Phillies

Energy, new look have Herrera 'presenting beautifully' to Kapler

Energy, new look have Herrera 'presenting beautifully' to Kapler

CLEARWATER, Fla. – Odubel Herrera showed up to Phillies camp with a new look Sunday. 
 
Bronze-tipped dreadlocks. A bronze goatee.
 
Manager Gabe Kapler, who encourages players to present themselves in a way that makes them feel confident, was impressed with his centerfielder’s style – and more.
 
“He looks amazing,” Kapler gushed. “He looks incredible. I think he is just physically presenting beautifully right now. He has a lot of energy. Obviously his smile is big and bold. He looks kind of cool. The hair is kind of cool and the beard, but more importantly he is in incredible athletic condition. You can tell he has put a lot of work in and we’re excited about what’s to come for Odubel.”
 
Herrera, 26, is entering his fourth season in the majors, all with the Phillies. He has been the team’s best player the last three seasons, leading the club in runs (218), hits (462), batting average (.288), doubles (93), extra-base hits (142), times on base (690), OPS (.774) and total bases (690) over that span.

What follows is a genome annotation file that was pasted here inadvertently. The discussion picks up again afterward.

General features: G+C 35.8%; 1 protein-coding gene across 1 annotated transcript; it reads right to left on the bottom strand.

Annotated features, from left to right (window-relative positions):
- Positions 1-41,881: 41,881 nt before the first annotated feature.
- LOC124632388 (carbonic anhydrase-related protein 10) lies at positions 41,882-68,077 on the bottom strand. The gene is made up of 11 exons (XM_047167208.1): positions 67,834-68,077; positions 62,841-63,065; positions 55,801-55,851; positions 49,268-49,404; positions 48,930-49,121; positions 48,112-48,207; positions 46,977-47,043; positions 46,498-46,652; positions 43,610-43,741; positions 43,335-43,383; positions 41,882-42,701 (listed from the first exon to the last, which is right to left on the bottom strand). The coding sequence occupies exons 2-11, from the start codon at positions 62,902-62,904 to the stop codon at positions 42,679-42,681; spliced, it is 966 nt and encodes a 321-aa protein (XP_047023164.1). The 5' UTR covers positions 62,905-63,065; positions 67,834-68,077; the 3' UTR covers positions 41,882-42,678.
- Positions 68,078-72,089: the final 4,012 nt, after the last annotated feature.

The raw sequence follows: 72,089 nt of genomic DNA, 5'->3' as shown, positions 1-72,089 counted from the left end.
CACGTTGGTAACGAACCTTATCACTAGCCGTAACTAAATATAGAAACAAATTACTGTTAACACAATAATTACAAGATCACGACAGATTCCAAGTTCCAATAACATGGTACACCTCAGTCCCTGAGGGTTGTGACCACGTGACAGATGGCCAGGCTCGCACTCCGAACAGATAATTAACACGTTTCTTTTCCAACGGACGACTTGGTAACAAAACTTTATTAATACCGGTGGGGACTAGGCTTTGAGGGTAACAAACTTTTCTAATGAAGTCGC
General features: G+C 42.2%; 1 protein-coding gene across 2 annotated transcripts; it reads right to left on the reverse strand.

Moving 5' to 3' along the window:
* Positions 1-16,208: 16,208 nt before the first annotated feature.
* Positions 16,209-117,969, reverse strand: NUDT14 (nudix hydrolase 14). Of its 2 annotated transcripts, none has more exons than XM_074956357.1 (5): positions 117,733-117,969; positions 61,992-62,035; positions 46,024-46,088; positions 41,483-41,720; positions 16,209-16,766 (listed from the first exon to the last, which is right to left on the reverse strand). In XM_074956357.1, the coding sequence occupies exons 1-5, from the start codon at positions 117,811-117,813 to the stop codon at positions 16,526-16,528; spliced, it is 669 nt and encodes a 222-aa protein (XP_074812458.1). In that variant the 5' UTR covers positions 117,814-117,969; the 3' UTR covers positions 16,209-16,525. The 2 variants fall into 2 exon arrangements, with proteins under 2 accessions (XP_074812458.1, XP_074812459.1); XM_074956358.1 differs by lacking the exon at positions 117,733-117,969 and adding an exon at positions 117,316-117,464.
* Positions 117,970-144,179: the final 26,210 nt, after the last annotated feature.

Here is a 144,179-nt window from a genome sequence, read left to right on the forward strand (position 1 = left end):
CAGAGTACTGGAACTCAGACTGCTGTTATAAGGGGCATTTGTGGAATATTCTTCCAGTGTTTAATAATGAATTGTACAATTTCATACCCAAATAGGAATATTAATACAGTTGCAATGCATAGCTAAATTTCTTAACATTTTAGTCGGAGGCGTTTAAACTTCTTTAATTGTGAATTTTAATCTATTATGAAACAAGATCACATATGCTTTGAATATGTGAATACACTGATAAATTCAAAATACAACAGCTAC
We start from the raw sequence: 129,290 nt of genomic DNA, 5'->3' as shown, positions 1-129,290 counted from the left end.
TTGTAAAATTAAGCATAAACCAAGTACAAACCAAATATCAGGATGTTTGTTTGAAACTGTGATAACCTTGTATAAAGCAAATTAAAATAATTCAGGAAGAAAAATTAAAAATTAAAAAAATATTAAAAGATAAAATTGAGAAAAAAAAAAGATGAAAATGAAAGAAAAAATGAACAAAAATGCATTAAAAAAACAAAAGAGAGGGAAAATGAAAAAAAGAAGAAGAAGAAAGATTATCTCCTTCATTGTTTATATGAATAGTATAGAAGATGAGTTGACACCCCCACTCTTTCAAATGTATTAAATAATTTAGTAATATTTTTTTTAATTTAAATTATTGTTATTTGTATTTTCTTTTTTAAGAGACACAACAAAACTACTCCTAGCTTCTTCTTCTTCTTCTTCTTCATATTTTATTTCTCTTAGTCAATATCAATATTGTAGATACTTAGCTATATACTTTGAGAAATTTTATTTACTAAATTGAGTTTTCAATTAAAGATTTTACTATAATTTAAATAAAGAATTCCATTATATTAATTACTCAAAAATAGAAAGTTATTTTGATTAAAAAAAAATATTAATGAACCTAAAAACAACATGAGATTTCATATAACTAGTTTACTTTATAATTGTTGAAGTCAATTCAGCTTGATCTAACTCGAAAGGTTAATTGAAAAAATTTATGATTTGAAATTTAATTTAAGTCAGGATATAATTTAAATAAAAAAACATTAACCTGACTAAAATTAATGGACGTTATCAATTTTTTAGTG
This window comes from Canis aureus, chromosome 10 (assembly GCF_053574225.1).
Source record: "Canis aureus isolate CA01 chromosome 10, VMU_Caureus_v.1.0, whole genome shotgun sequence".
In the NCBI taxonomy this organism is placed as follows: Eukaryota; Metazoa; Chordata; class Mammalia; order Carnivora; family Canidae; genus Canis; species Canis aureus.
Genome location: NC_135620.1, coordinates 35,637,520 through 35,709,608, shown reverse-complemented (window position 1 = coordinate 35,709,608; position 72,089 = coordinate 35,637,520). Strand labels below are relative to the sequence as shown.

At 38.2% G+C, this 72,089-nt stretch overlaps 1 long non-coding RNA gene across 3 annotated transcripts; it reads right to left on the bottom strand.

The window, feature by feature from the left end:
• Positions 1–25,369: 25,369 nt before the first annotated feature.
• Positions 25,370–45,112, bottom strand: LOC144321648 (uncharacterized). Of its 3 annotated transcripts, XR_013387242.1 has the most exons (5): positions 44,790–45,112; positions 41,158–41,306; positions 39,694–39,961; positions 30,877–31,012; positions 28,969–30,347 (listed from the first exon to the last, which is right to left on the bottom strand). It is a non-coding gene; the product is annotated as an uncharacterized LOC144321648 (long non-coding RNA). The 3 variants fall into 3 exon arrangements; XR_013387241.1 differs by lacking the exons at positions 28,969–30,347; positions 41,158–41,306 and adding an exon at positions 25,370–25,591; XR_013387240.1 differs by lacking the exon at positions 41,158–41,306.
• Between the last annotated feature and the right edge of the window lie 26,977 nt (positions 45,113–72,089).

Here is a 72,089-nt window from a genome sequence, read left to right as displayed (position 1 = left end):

Herrera sputtered at times in the first half of last season, but was outstanding, posting a .887 OPS over his final 88 games in 2017. 
 
When Herrera is motivated and focused, he is an electric player. But it’s no secret that he can occasionally be undisciplined, making baserunning blunders, forgetting how many outs there are and not running out balls.
 
So it was kind of interesting to hear Kapler say he planned on using Herrera as an example during Sunday night’s team welcome gathering at a Clearwater restaurant. Kapler encouraged players to dress in whatever attire that made them feel “confident.” He planned to address the group and trumpet his season theme of being “bold.” A video presentation was planned.
 
“We’re going to show some video tonight of Odubel on the bases and his ability to really change a play with his athleticism and a good turn around second base,” Kapler said.
 
Clearly, the skipper is taking a positive tack with Herrera, as he has done with every other player. Kapler met with Herrera over the winter in Miami and his message was all about looking forward and being positive.
 
“Not only is there a clean slate, but the meeting in Miami was much more about supporting,” Kapler said. “Before we have an opportunity to really sharpen, we have to build trust, we have to demonstrate that we really care about somebody, we have to support. And then it’s a whole lot easier when the time comes – and it absolutely will come – for us to raise the bar for our players and to have those more difficult conversations.